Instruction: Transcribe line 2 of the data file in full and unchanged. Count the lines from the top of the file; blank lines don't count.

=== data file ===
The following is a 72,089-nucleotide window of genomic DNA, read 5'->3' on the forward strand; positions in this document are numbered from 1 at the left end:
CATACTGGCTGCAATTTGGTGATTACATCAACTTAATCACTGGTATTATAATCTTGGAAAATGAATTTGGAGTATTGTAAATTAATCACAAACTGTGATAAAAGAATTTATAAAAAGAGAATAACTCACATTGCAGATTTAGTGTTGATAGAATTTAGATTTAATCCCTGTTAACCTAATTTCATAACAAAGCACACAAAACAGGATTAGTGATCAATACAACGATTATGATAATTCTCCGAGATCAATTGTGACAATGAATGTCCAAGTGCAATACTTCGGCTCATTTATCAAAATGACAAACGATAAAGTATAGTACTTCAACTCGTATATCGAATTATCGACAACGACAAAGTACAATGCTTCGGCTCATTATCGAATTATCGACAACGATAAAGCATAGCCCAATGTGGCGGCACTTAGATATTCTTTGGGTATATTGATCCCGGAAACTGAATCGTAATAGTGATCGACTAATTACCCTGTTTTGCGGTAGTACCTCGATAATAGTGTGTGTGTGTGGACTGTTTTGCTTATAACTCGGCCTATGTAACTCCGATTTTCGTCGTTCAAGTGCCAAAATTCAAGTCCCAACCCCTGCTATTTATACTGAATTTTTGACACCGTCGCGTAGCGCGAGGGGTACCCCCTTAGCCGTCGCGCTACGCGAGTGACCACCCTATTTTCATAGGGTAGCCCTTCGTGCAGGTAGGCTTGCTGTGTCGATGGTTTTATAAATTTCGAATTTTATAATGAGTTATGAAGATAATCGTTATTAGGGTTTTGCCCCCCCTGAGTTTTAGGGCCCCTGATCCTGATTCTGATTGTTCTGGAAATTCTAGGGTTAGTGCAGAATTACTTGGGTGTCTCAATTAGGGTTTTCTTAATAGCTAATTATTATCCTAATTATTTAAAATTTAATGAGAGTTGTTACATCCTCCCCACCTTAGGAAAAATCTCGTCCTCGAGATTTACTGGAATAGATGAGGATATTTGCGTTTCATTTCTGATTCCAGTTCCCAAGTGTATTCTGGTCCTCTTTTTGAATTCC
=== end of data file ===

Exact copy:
CATACTGGCTGCAATTTGGTGATTACATCAACTTAATCACTGGTATTATAATCTTGGAAAATGAATTTGGAGTATTGTAAATTAATCACAAACTGTGATAAAAGAATTTATAAAAAGAGAATAACTCACATTGCAGATTTAGTGTTGATAGAATTTAGATTTAATCCCTGTTAACCTAATTTCATAACAAAGCACACAAAACAGGATTAGTGATCAATACAACGATTATGATAATTCTCCGAGATCAATTGTGACAATGAATGTCCAAGTGCAATACTTCGGCTCATTTATCAAAATGACAAACGATAAAGTATAGTACTTCAACTCGTATATCGAATTATCGACAACGACAAAGTACAATGCTTCGGCTCATTATCGAATTATCGACAACGATAAAGCATAGCCCAATGTGGCGGCACTTAGATATTCTTTGGGTATATTGATCCCGGAAACTGAATCGTAATAGTGATCGACTAATTACCCTGTTTTGCGGTAGTACCTCGATAATAGTGTGTGTGTGTGGACTGTTTTGCTTATAACTCGGCCTATGTAACTCCGATTTTCGTCGTTCAAGTGCCAAAATTCAAGTCCCAACCCCTGCTATTTATACTGAATTTTTGACACCGTCGCGTAGCGCGAGGGGTACCCCCTTAGCCGTCGCGCTACGCGAGTGACCACCCTATTTTCATAGGGTAGCCCTTCGTGCAGGTAGGCTTGCTGTGTCGATGGTTTTATAAATTTCGAATTTTATAATGAGTTATGAAGATAATCGTTATTAGGGTTTTGCCCCCCCTGAGTTTTAGGGCCCCTGATCCTGATTCTGATTGTTCTGGAAATTCTAGGGTTAGTGCAGAATTACTTGGGTGTCTCAATTAGGGTTTTCTTAATAGCTAATTATTATCCTAATTATTTAAAATTTAATGAGAGTTGTTACATCCTCCCCACCTTAGGAAAAATCTCGTCCTCGAGATTTACTGGAATAGATGAGGATATTTGCGTTTCATTTCTGATTCCAGTTCCCAAGTGTATTCTGGTCCTCTTTTTGAATTCC